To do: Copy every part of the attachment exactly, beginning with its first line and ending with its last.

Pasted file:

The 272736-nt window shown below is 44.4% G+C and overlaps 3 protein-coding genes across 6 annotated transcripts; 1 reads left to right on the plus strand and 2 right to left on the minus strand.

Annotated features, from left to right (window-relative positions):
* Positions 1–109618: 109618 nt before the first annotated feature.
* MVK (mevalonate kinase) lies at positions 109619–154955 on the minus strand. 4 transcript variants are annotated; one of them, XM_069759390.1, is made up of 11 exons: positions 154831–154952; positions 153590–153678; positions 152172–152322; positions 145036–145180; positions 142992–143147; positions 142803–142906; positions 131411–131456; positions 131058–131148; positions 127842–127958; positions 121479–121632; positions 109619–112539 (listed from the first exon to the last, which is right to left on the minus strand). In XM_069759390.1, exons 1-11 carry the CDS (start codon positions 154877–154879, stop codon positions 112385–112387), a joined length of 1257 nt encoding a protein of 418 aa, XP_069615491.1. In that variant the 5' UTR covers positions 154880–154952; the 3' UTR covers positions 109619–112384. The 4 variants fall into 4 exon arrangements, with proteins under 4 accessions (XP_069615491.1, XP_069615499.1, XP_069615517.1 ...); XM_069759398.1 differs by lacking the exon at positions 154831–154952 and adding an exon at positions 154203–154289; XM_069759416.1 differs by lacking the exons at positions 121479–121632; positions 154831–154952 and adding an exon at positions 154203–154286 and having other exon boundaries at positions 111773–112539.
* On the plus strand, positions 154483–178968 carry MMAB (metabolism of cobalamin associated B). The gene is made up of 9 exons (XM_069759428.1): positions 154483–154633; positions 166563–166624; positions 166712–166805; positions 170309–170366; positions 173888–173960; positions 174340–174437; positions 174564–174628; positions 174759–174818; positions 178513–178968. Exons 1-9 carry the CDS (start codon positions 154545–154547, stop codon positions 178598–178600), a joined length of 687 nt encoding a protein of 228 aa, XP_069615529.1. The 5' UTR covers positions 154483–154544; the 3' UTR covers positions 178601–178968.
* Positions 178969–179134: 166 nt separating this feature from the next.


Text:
The 272736-nt window shown below is 44.4% G+C and overlaps 3 protein-coding genes across 6 annotated transcripts; 1 reads left to right on the plus strand and 2 right to left on the minus strand.

Annotated features, from left to right (window-relative positions):
* Positions 1–109618: 109618 nt before the first annotated feature.
* MVK (mevalonate kinase) lies at positions 109619–154955 on the minus strand. 4 transcript variants are annotated; one of them, XM_069759390.1, is made up of 11 exons: positions 154831–154952; positions 153590–153678; positions 152172–152322; positions 145036–145180; positions 142992–143147; positions 142803–142906; positions 131411–131456; positions 131058–131148; positions 127842–127958; positions 121479–121632; positions 109619–112539 (listed from the first exon to the last, which is right to left on the minus strand). In XM_069759390.1, exons 1-11 carry the CDS (start codon positions 154877–154879, stop codon positions 112385–112387), a joined length of 1257 nt encoding a protein of 418 aa, XP_069615491.1. In that variant the 5' UTR covers positions 154880–154952; the 3' UTR covers positions 109619–112384. The 4 variants fall into 4 exon arrangements, with proteins under 4 accessions (XP_069615491.1, XP_069615499.1, XP_069615517.1 ...); XM_069759398.1 differs by lacking the exon at positions 154831–154952 and adding an exon at positions 154203–154289; XM_069759416.1 differs by lacking the exons at positions 121479–121632; positions 154831–154952 and adding an exon at positions 154203–154286 and having other exon boundaries at positions 111773–112539.
* On the plus strand, positions 154483–178968 carry MMAB (metabolism of cobalamin associated B). The gene is made up of 9 exons (XM_069759428.1): positions 154483–154633; positions 166563–166624; positions 166712–166805; positions 170309–170366; positions 173888–173960; positions 174340–174437; positions 174564–174628; positions 174759–174818; positions 178513–178968. Exons 1-9 carry the CDS (start codon positions 154545–154547, stop codon positions 178598–178600), a joined length of 687 nt encoding a protein of 228 aa, XP_069615529.1. The 5' UTR covers positions 154483–154544; the 3' UTR covers positions 178601–178968.
* Positions 178969–179134: 166 nt separating this feature from the next.